Finally - waterstones. There is more variety among waterstones then diamond plates, or ceramics; when most people think about waterstones they think about natural stones, or synthetic clay-bound stones -- stones like that are a lot of the market, and that's cool. In well-trained, and patient, hands these stones can produce amazing edges -- but they have the highest learning curve of these three freehand sharpening methods. Basically, you get out what you put in to these stones. I have never met anyone who naturally knew how to put an edge on knives with these stones. Again -- from what I have seen -- most people can LEARN how to use the sharpmaker, and then sharpen a dull but well ground carbon steel knife to hair-popping, before most people (with mean-level proficiency in waterstone sharpening) could produce a comparable edge...

    But once you get good with waterstones I have yet to find something better; especially if you pair them with diamond-charged strops.

    And, if you pony up for some really good waterstones -- like the diamond or ceramic charged Shapton stones -- I hear that you leave all the other sharpening stones in the dust. But, I mean, if you are not a pro sharpener -- and you're thinking about fun things to buy for yourself -- I'd rather go on a thrifty vacation, or explore the best local restaurants with a special lady, than buy a set of those stones. YMMV.

  12. #12
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    I really like diamond stones/plates...I have DMT Diasharp and Duosharp. The obvious reason to like diamonds is speed...they cut very quickly. This fact is much more than just a time saver. Feedback.

    The key skills to shapening a knife are maintaining a consitent angle and achieveing that desired angle in the first place. These two factors are what all the "gadgets" out there are supposed to do...with varying levels of success. I am not using gadget as a derogetory term...all non-freehanding tools (Edge-Pro, Sharpmaker, Wicked Edge, Lansky, and heaven forbid those horrific carbide pull through jobs).

    With a diamond stone, you can make one or two passes and see exactly where your angle is...too acute, too obtuse, or just right. You've got your angle set. Now you've got some muscle memory going too and if you keep that up you are getting your consistency. I keep an eye on the newly forming edge and make sure I am keeping it consitent. Watch the scratch pattern and you can follow your progress closely. With something like an Arkansas stone the cutting goes rather slowly and you don't get that feedback.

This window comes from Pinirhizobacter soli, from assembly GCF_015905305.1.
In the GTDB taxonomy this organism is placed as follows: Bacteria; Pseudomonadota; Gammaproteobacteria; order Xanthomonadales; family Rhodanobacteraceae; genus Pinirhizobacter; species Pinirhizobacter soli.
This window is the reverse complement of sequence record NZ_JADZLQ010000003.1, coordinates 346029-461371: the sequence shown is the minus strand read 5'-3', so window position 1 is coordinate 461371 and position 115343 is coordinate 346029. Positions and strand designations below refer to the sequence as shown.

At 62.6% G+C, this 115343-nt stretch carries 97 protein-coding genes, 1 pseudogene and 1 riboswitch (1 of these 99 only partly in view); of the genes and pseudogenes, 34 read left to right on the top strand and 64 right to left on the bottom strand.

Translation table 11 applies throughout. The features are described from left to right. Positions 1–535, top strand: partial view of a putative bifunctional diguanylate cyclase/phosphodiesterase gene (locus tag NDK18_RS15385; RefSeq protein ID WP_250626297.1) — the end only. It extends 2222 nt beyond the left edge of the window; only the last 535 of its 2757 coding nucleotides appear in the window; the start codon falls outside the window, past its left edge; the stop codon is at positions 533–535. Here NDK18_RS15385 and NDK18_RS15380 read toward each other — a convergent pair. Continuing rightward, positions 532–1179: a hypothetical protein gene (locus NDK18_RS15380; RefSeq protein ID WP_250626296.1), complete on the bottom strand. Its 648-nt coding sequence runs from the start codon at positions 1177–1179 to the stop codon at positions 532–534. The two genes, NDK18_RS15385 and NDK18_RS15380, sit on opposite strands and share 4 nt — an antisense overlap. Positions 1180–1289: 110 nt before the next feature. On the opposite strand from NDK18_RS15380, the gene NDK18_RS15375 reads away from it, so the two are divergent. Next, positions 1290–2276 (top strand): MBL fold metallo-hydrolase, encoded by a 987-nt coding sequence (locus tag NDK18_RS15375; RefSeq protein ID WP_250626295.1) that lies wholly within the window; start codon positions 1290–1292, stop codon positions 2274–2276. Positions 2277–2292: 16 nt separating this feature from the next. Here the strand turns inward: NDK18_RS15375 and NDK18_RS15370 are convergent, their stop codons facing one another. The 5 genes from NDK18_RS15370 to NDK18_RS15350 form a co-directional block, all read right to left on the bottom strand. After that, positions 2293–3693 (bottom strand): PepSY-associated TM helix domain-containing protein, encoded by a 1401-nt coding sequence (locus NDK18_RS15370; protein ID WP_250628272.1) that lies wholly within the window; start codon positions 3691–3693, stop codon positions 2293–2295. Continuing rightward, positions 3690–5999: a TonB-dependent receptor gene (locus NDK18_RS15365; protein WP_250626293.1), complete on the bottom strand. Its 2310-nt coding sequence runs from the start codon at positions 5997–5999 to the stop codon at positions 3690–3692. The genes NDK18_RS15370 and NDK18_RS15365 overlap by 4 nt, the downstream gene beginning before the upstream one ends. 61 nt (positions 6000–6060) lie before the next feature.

That is why I like diamonds.

  13. #13
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    Would the waterstones be the best choice for sharpening scandi grinds? I use a Sharpmaker and DMT Aligner on most of my knives, but have a few scandi grinds that I am using sandpaper on a pane of glass to sharpen with. I was debating spending the money on a set of bench stones. Do the Nortons or Naniwa waterstones dish as fast as the Kings? SharpeningSupplies.com has some good prices on kits, but could I get by nicely with just a 220/1000 grit stone or dish out the extra for set.

  14. #14
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    Can't think of anything the waterstones will do that the wet/dry won't besides making some awesome mud.

  15. #15
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    Quote Originally Posted by thombrogan View Post
    Can't think of anything the waterstones will do that the wet/dry won't besides making some awesome mud.
    I've thought about this myself. I have never tried waterstones. However, the other day, I was sharpening a plane blade using wet/dry sandpaper on hard backing. I would periodically wet down the paper a bit. I noticed, particularly at the finishing grits (800/1000), it seemed VERY smooth & slick with the wet paper, and was really working well. Made me wonder how similar it might be to using a waterstone.